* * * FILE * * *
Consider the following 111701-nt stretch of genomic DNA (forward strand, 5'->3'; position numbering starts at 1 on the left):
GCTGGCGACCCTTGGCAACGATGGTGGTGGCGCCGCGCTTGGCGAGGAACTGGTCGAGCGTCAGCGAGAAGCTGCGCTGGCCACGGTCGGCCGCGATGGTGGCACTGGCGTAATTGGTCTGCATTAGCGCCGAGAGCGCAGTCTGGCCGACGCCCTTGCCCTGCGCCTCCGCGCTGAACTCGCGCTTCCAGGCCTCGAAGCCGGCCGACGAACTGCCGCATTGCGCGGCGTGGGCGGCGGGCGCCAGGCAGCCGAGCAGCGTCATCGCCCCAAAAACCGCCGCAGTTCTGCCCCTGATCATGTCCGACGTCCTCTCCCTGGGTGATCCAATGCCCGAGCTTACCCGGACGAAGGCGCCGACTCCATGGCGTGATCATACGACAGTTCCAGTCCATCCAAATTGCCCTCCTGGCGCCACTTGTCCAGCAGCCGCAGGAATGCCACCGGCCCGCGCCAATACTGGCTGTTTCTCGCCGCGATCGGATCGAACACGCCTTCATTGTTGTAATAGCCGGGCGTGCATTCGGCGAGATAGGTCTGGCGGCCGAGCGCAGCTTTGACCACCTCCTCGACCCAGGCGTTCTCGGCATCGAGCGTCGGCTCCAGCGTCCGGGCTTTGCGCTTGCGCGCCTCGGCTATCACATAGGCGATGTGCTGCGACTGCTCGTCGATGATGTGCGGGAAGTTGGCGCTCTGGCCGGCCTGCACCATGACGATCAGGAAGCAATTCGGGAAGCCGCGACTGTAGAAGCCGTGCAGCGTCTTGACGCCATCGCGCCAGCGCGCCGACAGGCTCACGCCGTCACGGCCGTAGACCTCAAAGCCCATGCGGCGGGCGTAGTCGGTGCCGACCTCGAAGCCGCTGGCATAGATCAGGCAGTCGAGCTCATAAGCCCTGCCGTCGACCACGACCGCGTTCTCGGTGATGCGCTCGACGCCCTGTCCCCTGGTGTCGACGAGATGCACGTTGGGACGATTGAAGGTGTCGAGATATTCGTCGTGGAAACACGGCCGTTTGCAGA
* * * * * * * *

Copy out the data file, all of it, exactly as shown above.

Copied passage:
Consider the following 111701-nt stretch of genomic DNA (forward strand, 5'->3'; position numbering starts at 1 on the left):
GCTGGCGACCCTTGGCAACGATGGTGGTGGCGCCGCGCTTGGCGAGGAACTGGTCGAGCGTCAGCGAGAAGCTGCGCTGGCCACGGTCGGCCGCGATGGTGGCACTGGCGTAATTGGTCTGCATTAGCGCCGAGAGCGCAGTCTGGCCGACGCCCTTGCCCTGCGCCTCCGCGCTGAACTCGCGCTTCCAGGCCTCGAAGCCGGCCGACGAACTGCCGCATTGCGCGGCGTGGGCGGCGGGCGCCAGGCAGCCGAGCAGCGTCATCGCCCCAAAAACCGCCGCAGTTCTGCCCCTGATCATGTCCGACGTCCTCTCCCTGGGTGATCCAATGCCCGAGCTTACCCGGACGAAGGCGCCGACTCCATGGCGTGATCATACGACAGTTCCAGTCCATCCAAATTGCCCTCCTGGCGCCACTTGTCCAGCAGCCGCAGGAATGCCACCGGCCCGCGCCAATACTGGCTGTTTCTCGCCGCGATCGGATCGAACACGCCTTCATTGTTGTAATAGCCGGGCGTGCATTCGGCGAGATAGGTCTGGCGGCCGAGCGCAGCTTTGACCACCTCCTCGACCCAGGCGTTCTCGGCATCGAGCGTCGGCTCCAGCGTCCGGGCTTTGCGCTTGCGCGCCTCGGCTATCACATAGGCGATGTGCTGCGACTGCTCGTCGATGATGTGCGGGAAGTTGGCGCTCTGGCCGGCCTGCACCATGACGATCAGGAAGCAATTCGGGAAGCCGCGACTGTAGAAGCCGTGCAGCGTCTTGACGCCATCGCGCCAGCGCGCCGACAGGCTCACGCCGTCACGGCCGTAGACCTCAAAGCCCATGCGGCGGGCGTAGTCGGTGCCGACCTCGAAGCCGCTGGCATAGATCAGGCAGTCGAGCTCATAAGCCCTGCCGTCGACCACGACCGCGTTCTCGGTGATGCGCTCGACGCCCTGTCCCCTGGTGTCGACGAGATGCACGTTGGGACGATTGAAGGTGTCGAGATATTCGTCGTGGAAACACGGCCGTTTGCAGA